Dolores, no pun intended, a painting by noted Brazilian artist Vania Mignone, looks over the tools used to correct dentofacial deformities. (All photos by Todd Kessler.)
The good doctor poses — with cigar — in front of Anima Sola, a canvas by Mexican-born Carlos de Villasante
The waiting area, where the exhibit changes quarterly. Currently on view: a selection of images from Stories, by Cuban-American writer and photographer Tony Mendoza.
We here at C-Mon HQ generally eschew art fair-related coverage in favor of more productive and enlightening activities (drunk texting and watching the Kimye video over and over again). But we’ve set aside our prejudices for this special report on Dr. Arturo Mosquera, a Miami-based orthodontist and contemporary art collector whose clinic, in the southwestern-most reaches of Miami-Dade County, has been a venue for rotating art exhibits since 2000.
Installed around dental chairs and goose neck task lights, the works extend Arturo and Liza Mosquera’s collection of mostly Latin American artists onto workplace walls more commonly adorned with posters of sunsets and the national parks. This year’s exhibit, provocatively titled From the Religious to Sacrilegious is designed, in Dr. Mosquera’s own words, “to start a dialog with kids and adults who wouldn’t otherwise see things like this.”
The bonus: unlike at Art Basel, you can get your teeth straightened while taking in the work.
The Brooklyn studio of artist Leon Reid in the wake of Hurricane Sandy. Reid, like so many artists and galleries in the city, had much of his work destroyed by the unprecedented surge. (Image courtesy of Reid.)
By now we are all too familiar with the path of destruction that Hurricane Sandy wreaked on art studios, galleries and collections throughout the Eastern seaboard. A number of organizations, including the American Institute for Conservation have responded to the call and on Sunday, November 4th, MoMA’s conservators and the AIC’s Collections Emergency Response Team will be offering a presentation on saving flood-damaged artworks. (Things get rolling at noon.) MoMA has also posted a document with guidelines for dealing with art that is damaged by everything from fires to flooding.
For those who cannot attend the MoMA session, or who simply want some solid advice on dealing with a drowned studio, we have assembled a list of conservators who are willing to be e-mailed or called for advice. These conservators, which include Rustin Levenson (paintings), Joseph Sembrat (sculpture, architecture, objects), Stephanie Hornbeck (objects, textiles), and yours truly, the Art Nurse (sculpture, architecture, objects ) have all had firsthand experience with hurricane, flood, and earthquake recovery for collections and historic structures in Florida, Hawaii, and the Caribbean. Together we have put together a few initial guidelines for addressing the daunting act of sorting through mud and murky water to rescue works of art.
CAREFULLY ASSESS BEFORE TAKING ACTION. Don’t wander into the water unless you know it’s safe to do so and you won’t get electrocuted or sliced up by broken glass. Before you start moving things, take some photos of the room and anything you can get in close up. This is essential for claims from your insurance company or agencies offering assistance.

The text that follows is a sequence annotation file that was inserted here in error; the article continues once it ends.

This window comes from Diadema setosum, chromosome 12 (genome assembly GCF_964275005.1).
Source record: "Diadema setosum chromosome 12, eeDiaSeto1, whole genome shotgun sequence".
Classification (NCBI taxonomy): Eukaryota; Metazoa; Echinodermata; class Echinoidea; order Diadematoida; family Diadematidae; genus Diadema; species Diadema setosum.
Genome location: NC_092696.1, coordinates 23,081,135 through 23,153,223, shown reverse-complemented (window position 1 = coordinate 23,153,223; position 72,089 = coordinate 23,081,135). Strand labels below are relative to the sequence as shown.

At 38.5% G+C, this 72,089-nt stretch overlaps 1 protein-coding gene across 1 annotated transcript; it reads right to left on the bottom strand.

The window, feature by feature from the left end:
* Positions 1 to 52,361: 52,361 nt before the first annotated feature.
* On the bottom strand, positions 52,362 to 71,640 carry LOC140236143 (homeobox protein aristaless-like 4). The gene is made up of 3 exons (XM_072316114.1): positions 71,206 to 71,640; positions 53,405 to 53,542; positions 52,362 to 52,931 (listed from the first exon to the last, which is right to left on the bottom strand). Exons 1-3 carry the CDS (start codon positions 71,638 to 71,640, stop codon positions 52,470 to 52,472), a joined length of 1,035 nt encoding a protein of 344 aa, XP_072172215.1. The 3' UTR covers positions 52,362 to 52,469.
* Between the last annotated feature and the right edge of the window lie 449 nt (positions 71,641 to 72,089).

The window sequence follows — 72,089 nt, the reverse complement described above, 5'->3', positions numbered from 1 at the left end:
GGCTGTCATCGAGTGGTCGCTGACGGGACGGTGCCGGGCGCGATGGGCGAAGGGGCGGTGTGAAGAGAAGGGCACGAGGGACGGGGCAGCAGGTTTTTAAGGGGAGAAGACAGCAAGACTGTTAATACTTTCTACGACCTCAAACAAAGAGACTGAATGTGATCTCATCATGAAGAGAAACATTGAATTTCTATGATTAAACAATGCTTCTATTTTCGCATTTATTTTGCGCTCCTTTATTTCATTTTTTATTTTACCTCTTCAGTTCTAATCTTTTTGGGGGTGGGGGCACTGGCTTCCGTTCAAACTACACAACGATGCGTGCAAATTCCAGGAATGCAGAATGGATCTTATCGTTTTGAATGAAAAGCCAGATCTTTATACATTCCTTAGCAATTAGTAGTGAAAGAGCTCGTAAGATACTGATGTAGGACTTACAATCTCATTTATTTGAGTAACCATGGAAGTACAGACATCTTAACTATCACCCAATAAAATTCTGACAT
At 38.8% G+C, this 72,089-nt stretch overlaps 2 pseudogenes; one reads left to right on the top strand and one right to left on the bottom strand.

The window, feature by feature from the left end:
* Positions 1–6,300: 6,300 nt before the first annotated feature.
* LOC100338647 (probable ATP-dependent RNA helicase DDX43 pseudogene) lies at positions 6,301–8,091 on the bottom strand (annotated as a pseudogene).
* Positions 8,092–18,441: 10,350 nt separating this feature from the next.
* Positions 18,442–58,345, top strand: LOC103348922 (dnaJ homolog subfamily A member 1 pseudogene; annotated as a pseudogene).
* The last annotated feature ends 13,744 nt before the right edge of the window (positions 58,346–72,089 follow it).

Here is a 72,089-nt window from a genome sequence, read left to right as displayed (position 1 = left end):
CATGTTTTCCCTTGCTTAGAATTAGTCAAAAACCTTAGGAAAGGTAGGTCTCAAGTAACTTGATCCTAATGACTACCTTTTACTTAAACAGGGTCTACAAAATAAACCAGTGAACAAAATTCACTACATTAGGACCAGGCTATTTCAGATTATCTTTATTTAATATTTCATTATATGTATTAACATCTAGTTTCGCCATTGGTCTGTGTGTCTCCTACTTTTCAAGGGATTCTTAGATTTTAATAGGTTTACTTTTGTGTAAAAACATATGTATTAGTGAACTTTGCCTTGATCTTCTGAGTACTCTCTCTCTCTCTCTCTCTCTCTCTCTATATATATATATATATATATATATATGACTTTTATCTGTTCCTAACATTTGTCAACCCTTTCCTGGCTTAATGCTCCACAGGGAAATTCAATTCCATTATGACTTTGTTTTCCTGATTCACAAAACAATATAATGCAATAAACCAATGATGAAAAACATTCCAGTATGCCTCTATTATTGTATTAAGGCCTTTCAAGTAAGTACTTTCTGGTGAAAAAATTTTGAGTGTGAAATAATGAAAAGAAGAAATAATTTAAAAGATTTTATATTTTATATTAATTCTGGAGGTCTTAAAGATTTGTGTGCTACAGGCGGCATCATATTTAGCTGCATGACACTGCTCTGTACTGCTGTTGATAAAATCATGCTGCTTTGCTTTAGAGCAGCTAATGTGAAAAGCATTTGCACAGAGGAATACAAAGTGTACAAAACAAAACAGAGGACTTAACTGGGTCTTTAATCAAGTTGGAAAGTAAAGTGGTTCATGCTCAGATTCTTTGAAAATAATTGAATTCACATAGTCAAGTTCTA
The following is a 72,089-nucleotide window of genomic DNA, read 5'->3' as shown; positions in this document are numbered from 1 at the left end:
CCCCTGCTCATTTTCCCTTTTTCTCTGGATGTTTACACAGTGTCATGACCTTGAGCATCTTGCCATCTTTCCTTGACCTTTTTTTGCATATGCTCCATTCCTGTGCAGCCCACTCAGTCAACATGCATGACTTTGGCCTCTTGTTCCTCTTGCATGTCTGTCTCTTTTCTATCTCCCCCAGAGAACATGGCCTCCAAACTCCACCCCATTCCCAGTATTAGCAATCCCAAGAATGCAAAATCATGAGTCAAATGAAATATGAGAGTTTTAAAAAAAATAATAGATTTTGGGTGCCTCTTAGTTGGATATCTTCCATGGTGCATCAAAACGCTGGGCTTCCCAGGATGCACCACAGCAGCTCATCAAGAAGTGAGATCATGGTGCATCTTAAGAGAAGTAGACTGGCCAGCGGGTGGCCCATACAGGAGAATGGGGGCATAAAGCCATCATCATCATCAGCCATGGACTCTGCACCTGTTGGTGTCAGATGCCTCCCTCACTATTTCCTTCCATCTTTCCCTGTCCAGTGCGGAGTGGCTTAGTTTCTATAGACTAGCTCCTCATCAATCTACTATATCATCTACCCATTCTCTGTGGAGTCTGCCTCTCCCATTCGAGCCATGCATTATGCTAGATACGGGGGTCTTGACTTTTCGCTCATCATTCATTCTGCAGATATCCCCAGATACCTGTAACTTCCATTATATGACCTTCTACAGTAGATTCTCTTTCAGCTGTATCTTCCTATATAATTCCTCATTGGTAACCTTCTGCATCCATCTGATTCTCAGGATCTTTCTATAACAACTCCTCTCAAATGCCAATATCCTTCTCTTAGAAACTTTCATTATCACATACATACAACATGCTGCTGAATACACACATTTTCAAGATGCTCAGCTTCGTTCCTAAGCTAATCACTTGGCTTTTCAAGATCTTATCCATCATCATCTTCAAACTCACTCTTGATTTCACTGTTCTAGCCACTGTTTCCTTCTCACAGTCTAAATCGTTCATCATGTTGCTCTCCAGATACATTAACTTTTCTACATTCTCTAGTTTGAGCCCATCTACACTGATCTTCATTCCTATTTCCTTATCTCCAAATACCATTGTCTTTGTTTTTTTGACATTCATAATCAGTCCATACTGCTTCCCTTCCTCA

GET THE WORK OUT OF THE WATER. Make a plan first for what you are going to move and where it is going to go. Remember that wet things weigh a heck of a lot more than dry ones. Make sure you know where you will put things before you move them and don’t lift anything bigger than you can safely carry. Clear a path to your destination before moving a work of art and make sure the spot is clean, dry and free of mold. For canvases or larger works, have more than one person available to move things. If the pieces are hung on the wall, leave them in place while you clear the water off the ground. If large sculptures are on the floor and can’t be lifted onto a table, think about sacrificing some of those fat art books to set them on to get air moving underneath them. Wet works on paper are the most vulnerable so make sure you do not lift things that are too wet without sliding something underneath them. A sheet of Plexiglas is great for this. If all you have is cardboard, put a sheet of plastic between the cardboard and the work on paper or you risk staining the work. Remove wet works on paper from their frames to get air circulating around the paper and remove any wet mattes. Try not to stack things. If you have no choice, interleave with clean paper.
CLEAN THE ROOM. Once the works are out of immediate danger, i.e. not sitting in water or mud, the next task is to get the rest of the space as clean as possible and get air circulating around the room. Mold spores are always in the air. Whether they bloom depends entirely on the humidity in the room. Therefore your next task is to get the air circulating and the humidity down. If you have a dehumidifier, use it. If not, use a fan or whatever will move air around. Mold likes darkness and heat as well, so keep your shades and windows open if that’s all you have to work with. Once the air is moving and you can get air circulating around the works themselves, clean the room as best as possible. Sweep, mop, scrub — whatever it takes to get the dirt and muck off of the floor and walls. Remove carpeting and any upholstered materials that will keep the room damp. While you should NEVER use disinfectant sprays directly on a work of art, spraying a floor or walls that have been soaked is a good way to keep mold growth down. If no disinfectant spray is available, bleach can be used also on floors and walls, but you have to be extremely careful not to let any splash onto artworks.